disruption in the flow of qi and imbalance in the forces of yin and yang. Practices such as herbs, meditation, massage, and acupuncture seek to aid healing by restoring the yin-yang
balance and the flow of qi. and Ayurveda, a whole medical system that
originated in India. It aims to integrate the body, mind, and spirit to prevent and treat disease. Therapies
used include herbs, massage, and yoga.
Mind-body medicine uses a variety of techniques designed to enhance the mind's capacity to affect bodily function
and symptoms. Some techniques that were considered CAM in the past have become mainstream (for example, patient
support groups and cognitive-behavioral therapy). Other mind-body techniques are still considered CAM, including
meditation, a conscious mental process using certain techniques—such as focusing attention or maintaining a
specific posture—to suspend the stream of thoughts and relax the body and mind., prayer, mental healing, and
therapies that use creative outlets such as art, music, or dance.
Biologically Based Practices
Biologically based practices in CAM use substances found in nature, such as herbs, foods, and
vitamins. Some examples include dietary supplements, herbal products, and the use of
other so-called natural but as yet scientifically unproven therapies (for example, using shark cartilage to
Manipulative and Body-Based Practices
Manipulative and body-based practices in CAM are based on manipulationThe application of controlled
force to a joint, moving it beyond the normal range of motion in an effort to aid in restoring health. Manipulation
may be performed as a part of other therapies or whole medical systems, including chiropractic medicine, massage, and naturopathy. and/or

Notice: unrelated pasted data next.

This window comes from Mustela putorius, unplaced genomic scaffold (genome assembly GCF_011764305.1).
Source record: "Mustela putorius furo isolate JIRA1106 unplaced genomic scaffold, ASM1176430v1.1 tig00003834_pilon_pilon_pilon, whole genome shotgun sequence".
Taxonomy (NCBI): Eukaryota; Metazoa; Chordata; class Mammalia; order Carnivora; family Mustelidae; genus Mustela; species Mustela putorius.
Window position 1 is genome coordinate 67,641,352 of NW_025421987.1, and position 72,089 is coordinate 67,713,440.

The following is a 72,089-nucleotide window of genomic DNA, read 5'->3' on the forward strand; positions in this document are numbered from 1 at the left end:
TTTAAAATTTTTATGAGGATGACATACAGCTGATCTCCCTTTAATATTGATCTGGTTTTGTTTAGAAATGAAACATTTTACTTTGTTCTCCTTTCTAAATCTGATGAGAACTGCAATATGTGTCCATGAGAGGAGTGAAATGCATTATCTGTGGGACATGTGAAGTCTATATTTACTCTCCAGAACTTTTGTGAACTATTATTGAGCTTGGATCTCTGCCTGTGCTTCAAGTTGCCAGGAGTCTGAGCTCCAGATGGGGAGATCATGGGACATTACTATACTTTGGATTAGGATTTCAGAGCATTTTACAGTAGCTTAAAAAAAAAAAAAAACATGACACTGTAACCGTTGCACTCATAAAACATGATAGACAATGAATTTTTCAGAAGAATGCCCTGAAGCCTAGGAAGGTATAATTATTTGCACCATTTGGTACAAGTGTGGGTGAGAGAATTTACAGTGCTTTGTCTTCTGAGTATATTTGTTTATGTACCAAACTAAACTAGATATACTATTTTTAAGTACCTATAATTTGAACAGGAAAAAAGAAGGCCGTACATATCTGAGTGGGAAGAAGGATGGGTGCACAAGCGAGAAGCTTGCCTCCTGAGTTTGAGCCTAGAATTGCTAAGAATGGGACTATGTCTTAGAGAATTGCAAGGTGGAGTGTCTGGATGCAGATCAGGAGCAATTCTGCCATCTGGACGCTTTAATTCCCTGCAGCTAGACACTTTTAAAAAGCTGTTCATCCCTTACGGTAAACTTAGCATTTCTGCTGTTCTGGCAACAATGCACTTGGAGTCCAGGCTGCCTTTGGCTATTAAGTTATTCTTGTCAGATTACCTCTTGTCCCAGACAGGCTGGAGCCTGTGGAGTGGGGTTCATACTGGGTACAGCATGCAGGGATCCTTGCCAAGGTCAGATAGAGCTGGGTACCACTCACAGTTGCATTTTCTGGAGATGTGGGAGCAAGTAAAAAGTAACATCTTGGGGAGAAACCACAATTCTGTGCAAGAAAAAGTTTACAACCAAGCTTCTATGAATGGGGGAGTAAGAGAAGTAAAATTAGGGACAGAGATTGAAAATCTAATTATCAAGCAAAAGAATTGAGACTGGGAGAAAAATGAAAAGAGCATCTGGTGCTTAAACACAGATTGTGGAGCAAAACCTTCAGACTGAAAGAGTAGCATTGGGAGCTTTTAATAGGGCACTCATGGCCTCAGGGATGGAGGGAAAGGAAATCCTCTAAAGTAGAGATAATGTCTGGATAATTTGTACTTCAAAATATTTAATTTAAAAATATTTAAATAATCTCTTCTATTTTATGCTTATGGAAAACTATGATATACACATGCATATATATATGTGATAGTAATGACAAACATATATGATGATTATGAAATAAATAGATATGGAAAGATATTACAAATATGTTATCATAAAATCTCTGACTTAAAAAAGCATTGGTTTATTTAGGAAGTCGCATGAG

movement of one or more parts of the body. Some examples include chiropractic or osteopathic manipulation,
a type of manipulation practiced by osteopathic physicians. It is combined with physical therapy and
instruction in proper posture, and massage, pressing, rubbing, and moving muscles and other soft tissues of the
body, primarily by using the hands and fingers. The aim is to increase the flow of blood and oxygen to the
Energy therapies involve the use of energy fields. They are of two types:
Biofield therapies are intended to affect energy fields that purportedly surround and penetrate the
human body. The existence of such fields has not yet been scientifically proven. Some forms of energy
therapy manipulate biofields by applying pressure and/or manipulating the body by placing the hands in,
or through, these fields. Examples include qi gong, a component of traditional Chinese medicine
that combines movement, meditation, and controlled breathing. The intent is to improve blood flow and
the flow of qi., Reiki
, a therapy in which practitioners seek to
transmit a universal energy to a person, either from a distance or by placing their hands on or near
that person. The intent is to heal the spirit and thus the body, and Therapeutic Touch,
a therapy in which practitioners pass their hands over another person's body with the intent to
use their own perceived healing energy to identify energy imbalances and promote health..
Bioelectromagnetic-based therapies involve the unconventional use of electromagnetic fields, such as
pulsed fields, magnetic fields
, or alternating-current or direct-current
What is NCCAM's role in the field of CAM?
NCCAM is the Federal Government's lead agency for scientific research on CAM. . NCCAM's mission is to explore
complementary and alternative healing practices in the context of rigorous science, train CAM researchers, and
disseminate authoritative information to the public and professionals.